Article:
Thursday, October 25, 2007

say it ain's so, watson !

Uh oh. Nobel Prize winner James Watson - yes, the Watson from the Watson and Crick DNA double helix structure discovery fame - has just stirred a controversy for claiming that black people are less intelligent than white people in an interview with The Times Online:

The 79-year-old geneticist said he was “inherently gloomy about the prospect of Africa” because “all our social policies are based on the fact that their intelligence is the same as ours - whereas all the testing says not really.". He said he hoped that everyone was equal, but countered that “people who have to deal with black employees find this not true”.

He says that you should not discriminate on the basis of colour, because “there are many people of colour who are very talented, but don’t promote them when they haven’t succeeded at the lower level”. He writes that “there is no firm reason to anticipate that the intellectual capacities of peoples geographically separated in their evolution should prove to have evolved identically. Our wanting to reserve equal powers of reason as some universal heritage of humanity will not be enough to make it so”.

Seems like Watson has a penchant for saying controversial things, like when he suggested that stupidity is a disease and that we should genetically engineer girls to be pretty!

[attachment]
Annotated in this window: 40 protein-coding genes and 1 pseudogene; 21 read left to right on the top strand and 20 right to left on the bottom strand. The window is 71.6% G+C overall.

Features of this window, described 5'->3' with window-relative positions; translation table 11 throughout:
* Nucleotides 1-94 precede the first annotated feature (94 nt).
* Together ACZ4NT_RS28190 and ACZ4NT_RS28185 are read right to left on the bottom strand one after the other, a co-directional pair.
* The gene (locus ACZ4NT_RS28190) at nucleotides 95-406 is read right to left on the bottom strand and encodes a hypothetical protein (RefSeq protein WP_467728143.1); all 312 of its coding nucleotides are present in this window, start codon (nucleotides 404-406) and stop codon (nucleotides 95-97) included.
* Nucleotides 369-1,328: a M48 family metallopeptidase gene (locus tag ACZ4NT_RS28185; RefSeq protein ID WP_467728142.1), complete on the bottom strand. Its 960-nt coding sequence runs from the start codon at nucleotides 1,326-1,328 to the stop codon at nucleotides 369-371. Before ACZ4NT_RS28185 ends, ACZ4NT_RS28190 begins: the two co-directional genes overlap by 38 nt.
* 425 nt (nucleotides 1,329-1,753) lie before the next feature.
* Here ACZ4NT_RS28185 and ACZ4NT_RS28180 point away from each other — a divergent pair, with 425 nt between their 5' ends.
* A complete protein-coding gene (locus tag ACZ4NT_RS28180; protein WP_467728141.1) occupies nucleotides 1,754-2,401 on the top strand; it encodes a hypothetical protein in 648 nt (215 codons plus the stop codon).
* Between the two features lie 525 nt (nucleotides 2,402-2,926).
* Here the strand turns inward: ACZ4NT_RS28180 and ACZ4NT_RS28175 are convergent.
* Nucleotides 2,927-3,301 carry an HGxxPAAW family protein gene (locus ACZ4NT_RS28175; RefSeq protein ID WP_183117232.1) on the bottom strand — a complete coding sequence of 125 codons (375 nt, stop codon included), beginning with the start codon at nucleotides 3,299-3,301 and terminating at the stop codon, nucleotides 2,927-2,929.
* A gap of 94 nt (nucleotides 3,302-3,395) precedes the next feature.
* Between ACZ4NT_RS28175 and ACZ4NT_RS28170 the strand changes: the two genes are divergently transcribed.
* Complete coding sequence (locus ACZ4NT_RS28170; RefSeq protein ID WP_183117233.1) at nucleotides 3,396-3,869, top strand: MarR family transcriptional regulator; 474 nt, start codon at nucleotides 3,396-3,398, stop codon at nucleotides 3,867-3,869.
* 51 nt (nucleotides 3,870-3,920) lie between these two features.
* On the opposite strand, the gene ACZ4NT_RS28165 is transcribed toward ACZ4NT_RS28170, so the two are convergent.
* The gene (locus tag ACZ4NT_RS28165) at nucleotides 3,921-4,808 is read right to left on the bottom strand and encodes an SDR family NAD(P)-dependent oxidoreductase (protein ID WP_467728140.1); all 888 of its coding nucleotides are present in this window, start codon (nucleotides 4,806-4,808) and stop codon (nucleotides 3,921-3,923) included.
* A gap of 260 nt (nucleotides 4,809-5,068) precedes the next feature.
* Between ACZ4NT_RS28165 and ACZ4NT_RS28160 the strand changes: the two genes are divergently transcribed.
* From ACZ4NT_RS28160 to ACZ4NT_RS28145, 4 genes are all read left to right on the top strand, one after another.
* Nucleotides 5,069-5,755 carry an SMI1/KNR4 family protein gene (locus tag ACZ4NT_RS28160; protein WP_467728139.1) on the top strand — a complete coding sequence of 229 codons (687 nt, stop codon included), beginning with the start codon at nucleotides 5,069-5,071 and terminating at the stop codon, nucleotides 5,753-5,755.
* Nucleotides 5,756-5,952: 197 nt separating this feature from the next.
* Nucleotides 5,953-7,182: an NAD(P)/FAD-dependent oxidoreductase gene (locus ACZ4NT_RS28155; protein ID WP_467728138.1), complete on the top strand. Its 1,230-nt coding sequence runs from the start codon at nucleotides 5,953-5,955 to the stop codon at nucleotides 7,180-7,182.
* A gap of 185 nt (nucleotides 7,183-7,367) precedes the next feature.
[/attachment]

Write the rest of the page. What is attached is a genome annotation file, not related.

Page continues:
But in a documentary series to be screened in the UK on Channel 4, Watson says that low intelligence is an inherited disorder and that molecular biologists have a duty to devise gene therapies or screening tests to tackle stupidity.

"If you are really stupid, I would call that a disease," says Watson, now president of the Cold Spring Harbour Laboratory, New York. "The lower 10 per cent who really have difficulty, even in elementary school, what’s the cause of it? A lot of people would like to say, ‘Well, poverty, things like that.’ It probably isn’t. So I’d like to get rid of that, to help the lower 10 per cent."

Watson, no stranger to controversy, also suggests that genes influencing beauty could also be engineered. "People say it would be terrible if we made all girls pretty. I think it would be great."

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